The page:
DR Congo Signs ‘Peace’ Deal With Armed Group In East

 

The Congolese government has signed a deal with an armed group to restore peace and security in the eastern Democratic Republic of Congo after decades of violence, UN officials said.

The agreement was signed in the gold-rich province of Ituri, long wracked by communal violence that has left tens of thousands dead.

The deal, signed Friday between the DRC authorities and the FRPI (Patriotic Resistance Forces in Ituri), calls for a ceasefire and integration of the militias into the regular army.

“This agreement… is tasked with ending nearly two decades of violence,” the United Nations mission in DRC, MONUSCO, said in a statement.

It is “designed to restore peace, security and stability” in southern Ituri, following “several aborted attempts,” it added.

The FRPI, which today numbers 500 fighters, has been active in the south of Ituri for two decades.

The armed group is a holdover from the communal conflict that ravaged the province between 1999 and 2003, leaving tens of thousands dead until the intervention of a French-led European force called Artemis.

A local resident hailed the peace deal, particularly for families caught in the crosshairs of conflict.

“For we women, this agreement is synonymous with hope,” Gety resident Anualite Zawadi said, according to MONUSCO.

“For nearly 20 years, women were raped. We had trouble going to work in the fields. Children rarely went to school because of the lack of security.”

The conflict has seen several high-profile FRPI players punished over the years.

Former warlord Germain Katanga was sentenced in 2014 to 12 years in prison by the International Criminal Court for complicity in war crimes and crimes against humanity.

Another militia leader, Cobra Matata, was arrested and transferred to Kinshasa in January 2015, but his trial has never started.

Several thousand FRPI fighters were demobilised and integrated into the Congolese army from 2004 until 2006, but the group started reforming at the end of 2007.

Since the end of 2017, northern Ituri has seen a resurgence in violence between local militia groups that has left at least 700 people dead.

The UN says the violence could amount to a crime against humanity.

DR Congo Authorities Announce Rise In Ebola Death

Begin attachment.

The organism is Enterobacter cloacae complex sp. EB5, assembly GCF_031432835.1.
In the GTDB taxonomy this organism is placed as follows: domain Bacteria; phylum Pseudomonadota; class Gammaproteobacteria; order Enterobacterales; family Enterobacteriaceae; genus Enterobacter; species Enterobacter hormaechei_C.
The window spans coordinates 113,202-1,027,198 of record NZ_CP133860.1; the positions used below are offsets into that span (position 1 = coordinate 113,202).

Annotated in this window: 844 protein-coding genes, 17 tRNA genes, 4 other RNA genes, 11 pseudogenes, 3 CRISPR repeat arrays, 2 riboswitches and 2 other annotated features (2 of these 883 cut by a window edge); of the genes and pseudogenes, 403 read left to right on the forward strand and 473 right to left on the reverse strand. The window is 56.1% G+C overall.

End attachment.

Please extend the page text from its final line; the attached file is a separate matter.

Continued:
DR CongoAuthorities in the Democratic Republic of Congo have announced that the death toll has risen from 13 to 31, from an outbreak of the Ebola virus in the Djera region of the DRC.

An expert on the epidemic and the current head of DR Congo’s National Research Institute of Biology, Professor Jacques Muyembe, who just came back from a fact finding mission in West Africa, as a representative of the Congolese Government, said that the virus in DRC can be contained much faster compared to the West Africa outbreak.

“What I saw in West Africa will go on for the next few months, at least for the next five months, especially in Liberia. But here at home, it’s an epidemic that would last between two to three months before it’s contained,” said Muyembe.

The outbreak in Congo’s Equateur province is thought to be separate from the epidemic in West Africa.

“The number of cases that we observed in Monrovia was much higher than anything we have had here in DRC, whenever we had an Ebola outbreak. The epidemic took them by surprise over there because they were not familiar with such a virus,” Muyembe said.

DR Congo’s infrastructure has been devastated by decades of corruption, conflict and misrule. The country, in 2013, came bottom of a United Nations development index.

However, despite these grim figures and the rise in the death toll, Muyembe believes with proper planning the virus can be contained.

“For the moment, everyone is panicking and they are trying to compare numbers with what’s happening in West Africa but these two epidemics are two different things because I was there and saw what was happening and it’s not going to happen here. We will be able to contain the epidemic much faster here. We will work in all transparency, so we shouldn’t really panic,” he said.